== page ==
The Lindy effect is the concept that the future life expectancy of a non-perishable technology or idea is proportional to their current age.

For example, the Bible has been around for 2000 years, it is likely – due to the Lindy Effect – that it will be around for another 2000 years.  It is not certain, but it is a statistical likelihood.

The reason the Lindy Effect is so potent is because it means that an idea or a technology has been put through the test of time and has had to have been through a whole host of iterations and complex challenges.  This increases and verifies its robustness.

One can think of it as a type of natural selection.  Put a piece of technology through a whole bunch of stressors, environmental changes, cultural changes, economic pressures and so on.  The technology that survives can continue to exist.

Time also allows us to be as sure as possible that the piece of technology in question works and is as devoid of as many side effects and adverse outcomes as possible in comparison to an alternative solution*.

Exposure To Volatility

Good systems are exposed to volatility and are allowed to thrive or die.  Primary care as we know it today has been exposed to a whole lot of volatility and as such it is a very robust and dependable system.

In the UK the government provides each GP Surgery with a certain sum of money each year.  This mainly depends on the number of patients that are registered at the practice.  With this sum of money the doctors in that surgery have to provide all the healthcare needed for their group of patients**, pay staff costs and run their business.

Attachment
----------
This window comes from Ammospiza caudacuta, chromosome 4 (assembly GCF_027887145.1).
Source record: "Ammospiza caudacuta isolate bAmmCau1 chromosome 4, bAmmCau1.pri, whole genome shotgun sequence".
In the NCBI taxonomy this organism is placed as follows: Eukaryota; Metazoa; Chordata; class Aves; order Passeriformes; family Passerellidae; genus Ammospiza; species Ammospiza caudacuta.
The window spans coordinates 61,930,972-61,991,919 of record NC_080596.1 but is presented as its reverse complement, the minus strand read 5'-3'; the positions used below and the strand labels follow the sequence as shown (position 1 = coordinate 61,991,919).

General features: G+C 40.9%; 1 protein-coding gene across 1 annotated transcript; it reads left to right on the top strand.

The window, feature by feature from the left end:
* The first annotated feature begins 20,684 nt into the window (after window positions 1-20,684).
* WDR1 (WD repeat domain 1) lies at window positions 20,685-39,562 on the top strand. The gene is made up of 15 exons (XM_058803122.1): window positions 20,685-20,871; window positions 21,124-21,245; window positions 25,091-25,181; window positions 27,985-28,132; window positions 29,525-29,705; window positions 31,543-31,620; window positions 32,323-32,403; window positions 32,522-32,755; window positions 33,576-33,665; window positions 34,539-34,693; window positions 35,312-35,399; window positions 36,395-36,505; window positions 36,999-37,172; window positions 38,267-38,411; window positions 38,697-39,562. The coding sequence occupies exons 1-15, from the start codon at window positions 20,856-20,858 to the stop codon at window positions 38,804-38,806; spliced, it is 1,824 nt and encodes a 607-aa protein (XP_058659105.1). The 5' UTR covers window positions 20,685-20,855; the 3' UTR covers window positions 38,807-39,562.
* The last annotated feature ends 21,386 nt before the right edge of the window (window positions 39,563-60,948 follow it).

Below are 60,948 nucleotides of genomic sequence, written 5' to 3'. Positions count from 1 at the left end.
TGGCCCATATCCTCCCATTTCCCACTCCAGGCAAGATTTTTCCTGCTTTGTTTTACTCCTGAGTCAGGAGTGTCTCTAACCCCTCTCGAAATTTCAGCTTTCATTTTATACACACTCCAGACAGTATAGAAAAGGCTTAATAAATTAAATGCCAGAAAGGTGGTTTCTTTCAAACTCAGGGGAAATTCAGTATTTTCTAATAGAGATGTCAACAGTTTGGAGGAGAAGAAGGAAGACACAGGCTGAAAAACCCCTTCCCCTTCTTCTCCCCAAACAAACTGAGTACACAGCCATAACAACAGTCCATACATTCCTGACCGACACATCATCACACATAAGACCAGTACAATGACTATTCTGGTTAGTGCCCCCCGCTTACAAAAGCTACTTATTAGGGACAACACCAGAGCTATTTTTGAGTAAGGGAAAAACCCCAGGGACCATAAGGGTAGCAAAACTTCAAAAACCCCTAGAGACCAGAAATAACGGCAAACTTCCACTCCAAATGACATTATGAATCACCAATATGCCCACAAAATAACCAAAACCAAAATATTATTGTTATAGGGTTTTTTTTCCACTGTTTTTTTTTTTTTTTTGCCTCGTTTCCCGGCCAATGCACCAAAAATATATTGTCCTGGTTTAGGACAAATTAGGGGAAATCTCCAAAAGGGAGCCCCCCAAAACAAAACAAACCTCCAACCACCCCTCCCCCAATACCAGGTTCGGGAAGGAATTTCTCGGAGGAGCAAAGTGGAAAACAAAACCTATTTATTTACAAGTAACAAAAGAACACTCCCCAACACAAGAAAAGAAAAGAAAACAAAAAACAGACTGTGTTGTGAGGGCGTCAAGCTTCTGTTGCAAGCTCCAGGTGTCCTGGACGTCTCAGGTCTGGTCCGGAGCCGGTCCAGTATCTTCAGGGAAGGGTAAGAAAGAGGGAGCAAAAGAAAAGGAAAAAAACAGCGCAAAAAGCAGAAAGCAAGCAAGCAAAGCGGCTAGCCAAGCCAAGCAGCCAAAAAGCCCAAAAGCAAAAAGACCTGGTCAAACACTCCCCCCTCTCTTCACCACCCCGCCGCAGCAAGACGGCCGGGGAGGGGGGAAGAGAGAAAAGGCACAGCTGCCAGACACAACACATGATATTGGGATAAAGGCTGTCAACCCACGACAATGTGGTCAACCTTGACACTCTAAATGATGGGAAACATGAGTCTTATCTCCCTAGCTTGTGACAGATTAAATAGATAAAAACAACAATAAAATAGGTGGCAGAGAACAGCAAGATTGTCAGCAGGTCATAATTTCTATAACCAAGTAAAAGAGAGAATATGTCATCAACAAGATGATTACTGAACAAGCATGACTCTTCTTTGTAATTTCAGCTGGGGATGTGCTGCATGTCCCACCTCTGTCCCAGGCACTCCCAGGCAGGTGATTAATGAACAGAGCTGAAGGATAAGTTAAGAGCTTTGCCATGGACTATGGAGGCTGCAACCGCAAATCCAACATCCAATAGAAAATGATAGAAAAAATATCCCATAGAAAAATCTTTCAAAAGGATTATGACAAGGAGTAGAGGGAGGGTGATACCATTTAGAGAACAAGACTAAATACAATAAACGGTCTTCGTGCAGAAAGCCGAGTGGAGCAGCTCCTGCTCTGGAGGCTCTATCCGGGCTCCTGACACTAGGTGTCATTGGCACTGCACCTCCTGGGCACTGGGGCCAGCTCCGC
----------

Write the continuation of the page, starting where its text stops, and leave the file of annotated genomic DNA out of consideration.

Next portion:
So in other words, for a limited amount of money, the NHS GP has to provide an unlimited number of appointments and services to meet their patients needs.  Any business-type would run away from this type of responsibility as unlimited supply is not logically possible.  However, this is the value that NHS patients are getting.

Each patient in the UK receives only around £90 of funding from the government.  This is generally less than people spend to insure their pet dog.

So in effect Primary Care has had to survive each year under very difficult conditions.  If demand and costs go up, GPs make less money.  If GPs can’t work efficiently, they lose their business and contract.

Currently, it is a robust system and works incredibly well – no one can deny this.

Denial of Statistics & the Removal of Volatility

The governments proposal to make general practice work at scales denies the existence of the Lindy effect (i.e. it dismisses statistics as a whole).

The fact is that statistically speaking, coming up with a whole new system of providing healthcare in a boardroom is incredibly naive and there will be a ton of unforeseen consequences.  I can guarantee that this will be at the detriment of patient care.

This type of “forward thinking” is a very “MBA type” of thinking.  It is all based on hypotheses  (aka guesses) by people in dark blue suits.  It ignores the existence of complex systems, second and third order effects which are not predictable no matter how smart you are.  It is the opposite approach to how successful businesses get created in the first place i.e. test a hypothesis and if it works then scale.